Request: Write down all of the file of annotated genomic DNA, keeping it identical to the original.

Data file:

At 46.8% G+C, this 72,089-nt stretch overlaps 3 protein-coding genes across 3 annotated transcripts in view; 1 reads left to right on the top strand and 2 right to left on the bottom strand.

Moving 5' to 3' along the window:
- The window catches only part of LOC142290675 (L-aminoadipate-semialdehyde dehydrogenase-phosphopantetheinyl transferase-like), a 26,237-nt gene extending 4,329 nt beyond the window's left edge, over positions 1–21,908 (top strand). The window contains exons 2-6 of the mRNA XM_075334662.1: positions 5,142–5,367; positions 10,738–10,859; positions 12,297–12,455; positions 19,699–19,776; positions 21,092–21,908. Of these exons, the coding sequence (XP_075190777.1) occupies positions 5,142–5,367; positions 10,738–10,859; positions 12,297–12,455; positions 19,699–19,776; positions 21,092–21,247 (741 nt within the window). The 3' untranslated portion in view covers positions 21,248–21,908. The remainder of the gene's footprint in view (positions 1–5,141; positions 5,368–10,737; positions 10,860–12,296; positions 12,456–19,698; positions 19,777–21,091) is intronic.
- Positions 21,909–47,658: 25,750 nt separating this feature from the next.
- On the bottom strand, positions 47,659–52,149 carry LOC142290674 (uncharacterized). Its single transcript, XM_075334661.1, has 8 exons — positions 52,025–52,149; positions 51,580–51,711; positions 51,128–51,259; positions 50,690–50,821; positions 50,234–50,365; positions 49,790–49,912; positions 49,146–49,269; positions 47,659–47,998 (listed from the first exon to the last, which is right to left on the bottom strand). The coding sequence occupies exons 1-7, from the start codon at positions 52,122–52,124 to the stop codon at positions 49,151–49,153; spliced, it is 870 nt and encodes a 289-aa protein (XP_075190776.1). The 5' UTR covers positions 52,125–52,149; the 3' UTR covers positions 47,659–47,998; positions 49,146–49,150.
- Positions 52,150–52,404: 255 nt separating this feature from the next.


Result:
At 46.8% G+C, this 72,089-nt stretch overlaps 3 protein-coding genes across 3 annotated transcripts in view; 1 reads left to right on the top strand and 2 right to left on the bottom strand.

Moving 5' to 3' along the window:
- The window catches only part of LOC142290675 (L-aminoadipate-semialdehyde dehydrogenase-phosphopantetheinyl transferase-like), a 26,237-nt gene extending 4,329 nt beyond the window's left edge, over positions 1–21,908 (top strand). The window contains exons 2-6 of the mRNA XM_075334662.1: positions 5,142–5,367; positions 10,738–10,859; positions 12,297–12,455; positions 19,699–19,776; positions 21,092–21,908. Of these exons, the coding sequence (XP_075190777.1) occupies positions 5,142–5,367; positions 10,738–10,859; positions 12,297–12,455; positions 19,699–19,776; positions 21,092–21,247 (741 nt within the window). The 3' untranslated portion in view covers positions 21,248–21,908. The remainder of the gene's footprint in view (positions 1–5,141; positions 5,368–10,737; positions 10,860–12,296; positions 12,456–19,698; positions 19,777–21,091) is intronic.
- Positions 21,909–47,658: 25,750 nt separating this feature from the next.
- On the bottom strand, positions 47,659–52,149 carry LOC142290674 (uncharacterized). Its single transcript, XM_075334661.1, has 8 exons — positions 52,025–52,149; positions 51,580–51,711; positions 51,128–51,259; positions 50,690–50,821; positions 50,234–50,365; positions 49,790–49,912; positions 49,146–49,269; positions 47,659–47,998 (listed from the first exon to the last, which is right to left on the bottom strand). The coding sequence occupies exons 1-7, from the start codon at positions 52,122–52,124 to the stop codon at positions 49,151–49,153; spliced, it is 870 nt and encodes a 289-aa protein (XP_075190776.1). The 5' UTR covers positions 52,125–52,149; the 3' UTR covers positions 47,659–47,998; positions 49,146–49,150.
- Positions 52,150–52,404: 255 nt separating this feature from the next.